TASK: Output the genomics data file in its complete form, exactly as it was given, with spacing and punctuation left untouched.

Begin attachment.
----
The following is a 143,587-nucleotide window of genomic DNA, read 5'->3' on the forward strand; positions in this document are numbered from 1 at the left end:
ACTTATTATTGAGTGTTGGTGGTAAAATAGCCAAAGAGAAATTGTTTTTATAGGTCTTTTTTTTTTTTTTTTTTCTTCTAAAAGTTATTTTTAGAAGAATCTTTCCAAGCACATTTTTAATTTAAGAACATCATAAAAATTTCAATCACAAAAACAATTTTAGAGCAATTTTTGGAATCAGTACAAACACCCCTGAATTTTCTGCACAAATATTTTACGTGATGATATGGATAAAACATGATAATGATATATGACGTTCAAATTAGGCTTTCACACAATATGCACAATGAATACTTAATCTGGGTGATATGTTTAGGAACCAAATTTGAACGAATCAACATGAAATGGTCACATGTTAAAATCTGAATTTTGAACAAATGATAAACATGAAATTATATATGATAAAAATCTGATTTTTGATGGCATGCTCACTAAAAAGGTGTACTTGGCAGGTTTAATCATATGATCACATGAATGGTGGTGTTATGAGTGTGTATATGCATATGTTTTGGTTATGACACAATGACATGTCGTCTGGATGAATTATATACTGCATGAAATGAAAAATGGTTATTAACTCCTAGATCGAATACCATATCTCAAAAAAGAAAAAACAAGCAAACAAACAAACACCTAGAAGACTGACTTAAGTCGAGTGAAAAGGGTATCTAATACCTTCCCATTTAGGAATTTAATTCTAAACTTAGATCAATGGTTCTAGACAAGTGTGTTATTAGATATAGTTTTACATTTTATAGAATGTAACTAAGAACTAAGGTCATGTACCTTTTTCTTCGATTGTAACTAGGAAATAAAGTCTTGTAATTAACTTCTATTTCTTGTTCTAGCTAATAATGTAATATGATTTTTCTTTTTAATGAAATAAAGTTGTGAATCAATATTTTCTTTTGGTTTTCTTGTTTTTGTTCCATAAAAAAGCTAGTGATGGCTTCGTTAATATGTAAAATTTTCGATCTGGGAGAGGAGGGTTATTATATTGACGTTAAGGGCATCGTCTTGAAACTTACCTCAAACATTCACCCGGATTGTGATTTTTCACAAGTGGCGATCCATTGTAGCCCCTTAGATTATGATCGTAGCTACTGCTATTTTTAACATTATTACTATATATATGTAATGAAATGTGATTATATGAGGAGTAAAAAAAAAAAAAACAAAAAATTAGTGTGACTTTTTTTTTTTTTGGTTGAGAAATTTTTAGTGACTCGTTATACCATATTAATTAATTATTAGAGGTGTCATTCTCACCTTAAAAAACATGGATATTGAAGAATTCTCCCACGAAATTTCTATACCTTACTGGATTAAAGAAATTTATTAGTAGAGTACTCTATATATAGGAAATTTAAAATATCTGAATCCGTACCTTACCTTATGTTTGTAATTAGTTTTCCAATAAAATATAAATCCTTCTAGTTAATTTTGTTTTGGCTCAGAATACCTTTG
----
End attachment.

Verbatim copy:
The following is a 143,587-nucleotide window of genomic DNA, read 5'->3' on the forward strand; positions in this document are numbered from 1 at the left end:
ACTTATTATTGAGTGTTGGTGGTAAAATAGCCAAAGAGAAATTGTTTTTATAGGTCTTTTTTTTTTTTTTTTTTCTTCTAAAAGTTATTTTTAGAAGAATCTTTCCAAGCACATTTTTAATTTAAGAACATCATAAAAATTTCAATCACAAAAACAATTTTAGAGCAATTTTTGGAATCAGTACAAACACCCCTGAATTTTCTGCACAAATATTTTACGTGATGATATGGATAAAACATGATAATGATATATGACGTTCAAATTAGGCTTTCACACAATATGCACAATGAATACTTAATCTGGGTGATATGTTTAGGAACCAAATTTGAACGAATCAACATGAAATGGTCACATGTTAAAATCTGAATTTTGAACAAATGATAAACATGAAATTATATATGATAAAAATCTGATTTTTGATGGCATGCTCACTAAAAAGGTGTACTTGGCAGGTTTAATCATATGATCACATGAATGGTGGTGTTATGAGTGTGTATATGCATATGTTTTGGTTATGACACAATGACATGTCGTCTGGATGAATTATATACTGCATGAAATGAAAAATGGTTATTAACTCCTAGATCGAATACCATATCTCAAAAAAGAAAAAACAAGCAAACAAACAAACACCTAGAAGACTGACTTAAGTCGAGTGAAAAGGGTATCTAATACCTTCCCATTTAGGAATTTAATTCTAAACTTAGATCAATGGTTCTAGACAAGTGTGTTATTAGATATAGTTTTACATTTTATAGAATGTAACTAAGAACTAAGGTCATGTACCTTTTTCTTCGATTGTAACTAGGAAATAAAGTCTTGTAATTAACTTCTATTTCTTGTTCTAGCTAATAATGTAATATGATTTTTCTTTTTAATGAAATAAAGTTGTGAATCAATATTTTCTTTTGGTTTTCTTGTTTTTGTTCCATAAAAAAGCTAGTGATGGCTTCGTTAATATGTAAAATTTTCGATCTGGGAGAGGAGGGTTATTATATTGACGTTAAGGGCATCGTCTTGAAACTTACCTCAAACATTCACCCGGATTGTGATTTTTCACAAGTGGCGATCCATTGTAGCCCCTTAGATTATGATCGTAGCTACTGCTATTTTTAACATTATTACTATATATATGTAATGAAATGTGATTATATGAGGAGTAAAAAAAAAAAAAACAAAAAATTAGTGTGACTTTTTTTTTTTTTGGTTGAGAAATTTTTAGTGACTCGTTATACCATATTAATTAATTATTAGAGGTGTCATTCTCACCTTAAAAAACATGGATATTGAAGAATTCTCCCACGAAATTTCTATACCTTACTGGATTAAAGAAATTTATTAGTAGAGTACTCTATATATAGGAAATTTAAAATATCTGAATCCGTACCTTACCTTATGTTTGTAATTAGTTTTCCAATAAAATATAAATCCTTCTAGTTAATTTTGTTTTGGCTCAGAATACCTTTG